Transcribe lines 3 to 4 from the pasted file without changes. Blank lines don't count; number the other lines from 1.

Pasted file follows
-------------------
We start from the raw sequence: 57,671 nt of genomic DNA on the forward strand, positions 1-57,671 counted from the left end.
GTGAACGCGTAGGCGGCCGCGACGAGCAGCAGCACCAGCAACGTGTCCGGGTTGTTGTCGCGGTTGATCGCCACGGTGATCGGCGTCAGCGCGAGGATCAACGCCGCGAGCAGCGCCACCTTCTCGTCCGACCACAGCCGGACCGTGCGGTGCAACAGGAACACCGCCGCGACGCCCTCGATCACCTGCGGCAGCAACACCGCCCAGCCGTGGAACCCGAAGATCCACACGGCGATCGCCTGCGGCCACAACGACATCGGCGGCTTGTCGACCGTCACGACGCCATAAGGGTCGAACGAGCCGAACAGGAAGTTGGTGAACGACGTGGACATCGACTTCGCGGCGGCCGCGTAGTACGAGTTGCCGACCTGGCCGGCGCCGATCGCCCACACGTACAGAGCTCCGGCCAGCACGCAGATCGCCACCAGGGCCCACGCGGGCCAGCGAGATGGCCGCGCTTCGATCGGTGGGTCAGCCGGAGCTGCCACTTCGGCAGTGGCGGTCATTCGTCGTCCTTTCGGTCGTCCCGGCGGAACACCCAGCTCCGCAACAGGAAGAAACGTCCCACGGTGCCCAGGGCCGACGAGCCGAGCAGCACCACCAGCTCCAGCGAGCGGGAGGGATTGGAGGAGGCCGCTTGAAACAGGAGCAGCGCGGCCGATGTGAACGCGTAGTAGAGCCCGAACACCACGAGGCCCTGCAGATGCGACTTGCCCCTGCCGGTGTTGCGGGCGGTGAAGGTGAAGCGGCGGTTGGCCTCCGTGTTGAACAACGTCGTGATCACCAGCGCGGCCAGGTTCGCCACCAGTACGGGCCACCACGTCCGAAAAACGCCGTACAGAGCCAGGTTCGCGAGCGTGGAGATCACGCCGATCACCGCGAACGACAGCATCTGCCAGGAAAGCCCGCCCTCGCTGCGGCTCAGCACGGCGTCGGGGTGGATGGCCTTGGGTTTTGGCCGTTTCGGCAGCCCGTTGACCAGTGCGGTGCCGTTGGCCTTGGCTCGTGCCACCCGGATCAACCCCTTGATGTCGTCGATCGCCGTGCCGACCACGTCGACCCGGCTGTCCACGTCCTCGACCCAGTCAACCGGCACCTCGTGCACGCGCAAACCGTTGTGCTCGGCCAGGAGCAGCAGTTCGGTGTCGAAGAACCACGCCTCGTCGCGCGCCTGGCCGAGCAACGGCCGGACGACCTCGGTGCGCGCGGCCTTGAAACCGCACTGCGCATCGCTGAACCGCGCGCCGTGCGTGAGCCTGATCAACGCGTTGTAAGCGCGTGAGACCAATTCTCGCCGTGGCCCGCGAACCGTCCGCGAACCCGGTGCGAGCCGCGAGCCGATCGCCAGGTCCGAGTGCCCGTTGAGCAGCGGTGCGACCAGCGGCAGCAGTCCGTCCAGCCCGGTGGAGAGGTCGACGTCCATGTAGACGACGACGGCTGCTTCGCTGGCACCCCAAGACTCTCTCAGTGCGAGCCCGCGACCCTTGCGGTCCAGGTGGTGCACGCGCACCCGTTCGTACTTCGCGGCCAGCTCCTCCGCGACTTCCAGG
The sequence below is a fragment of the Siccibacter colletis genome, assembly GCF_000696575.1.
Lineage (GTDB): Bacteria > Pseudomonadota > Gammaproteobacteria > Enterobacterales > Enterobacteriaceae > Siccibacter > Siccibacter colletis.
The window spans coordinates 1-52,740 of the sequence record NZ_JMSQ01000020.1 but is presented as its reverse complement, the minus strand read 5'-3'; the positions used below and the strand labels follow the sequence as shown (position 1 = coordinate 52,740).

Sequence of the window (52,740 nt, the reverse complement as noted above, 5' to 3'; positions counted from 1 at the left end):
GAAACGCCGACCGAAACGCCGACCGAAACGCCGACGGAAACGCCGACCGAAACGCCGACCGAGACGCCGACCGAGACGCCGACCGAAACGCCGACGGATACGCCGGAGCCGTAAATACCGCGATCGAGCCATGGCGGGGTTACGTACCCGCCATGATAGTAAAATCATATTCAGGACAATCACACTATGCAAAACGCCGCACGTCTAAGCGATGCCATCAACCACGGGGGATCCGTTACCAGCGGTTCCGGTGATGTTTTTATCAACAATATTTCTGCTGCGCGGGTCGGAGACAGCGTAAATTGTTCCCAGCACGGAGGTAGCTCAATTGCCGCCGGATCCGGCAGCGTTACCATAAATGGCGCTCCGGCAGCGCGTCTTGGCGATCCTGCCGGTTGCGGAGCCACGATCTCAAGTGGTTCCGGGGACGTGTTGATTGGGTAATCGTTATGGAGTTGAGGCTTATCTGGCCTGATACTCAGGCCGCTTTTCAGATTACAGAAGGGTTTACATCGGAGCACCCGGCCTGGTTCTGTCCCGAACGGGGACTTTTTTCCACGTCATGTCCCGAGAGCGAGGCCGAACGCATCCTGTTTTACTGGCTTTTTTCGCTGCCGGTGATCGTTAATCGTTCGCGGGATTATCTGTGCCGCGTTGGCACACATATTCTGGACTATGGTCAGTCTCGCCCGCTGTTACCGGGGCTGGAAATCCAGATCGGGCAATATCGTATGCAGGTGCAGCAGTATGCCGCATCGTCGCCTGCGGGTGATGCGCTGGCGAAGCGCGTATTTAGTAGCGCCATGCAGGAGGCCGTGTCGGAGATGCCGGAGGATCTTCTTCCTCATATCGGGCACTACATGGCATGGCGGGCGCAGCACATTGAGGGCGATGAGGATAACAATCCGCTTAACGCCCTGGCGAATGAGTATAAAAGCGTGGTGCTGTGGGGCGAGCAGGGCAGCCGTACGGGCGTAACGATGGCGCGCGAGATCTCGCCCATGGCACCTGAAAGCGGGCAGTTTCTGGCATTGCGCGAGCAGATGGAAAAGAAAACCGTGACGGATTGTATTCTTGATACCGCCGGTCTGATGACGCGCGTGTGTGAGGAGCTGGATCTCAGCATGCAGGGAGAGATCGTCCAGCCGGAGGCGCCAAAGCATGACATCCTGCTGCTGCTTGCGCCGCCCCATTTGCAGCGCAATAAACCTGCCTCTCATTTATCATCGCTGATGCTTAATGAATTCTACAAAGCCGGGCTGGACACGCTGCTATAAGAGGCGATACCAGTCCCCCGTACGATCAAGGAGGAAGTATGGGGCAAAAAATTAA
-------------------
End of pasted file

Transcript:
The sequence below is a fragment of the Siccibacter colletis genome, assembly GCF_000696575.1.
Lineage (GTDB): Bacteria > Pseudomonadota > Gammaproteobacteria > Enterobacterales > Enterobacteriaceae > Siccibacter > Siccibacter colletis.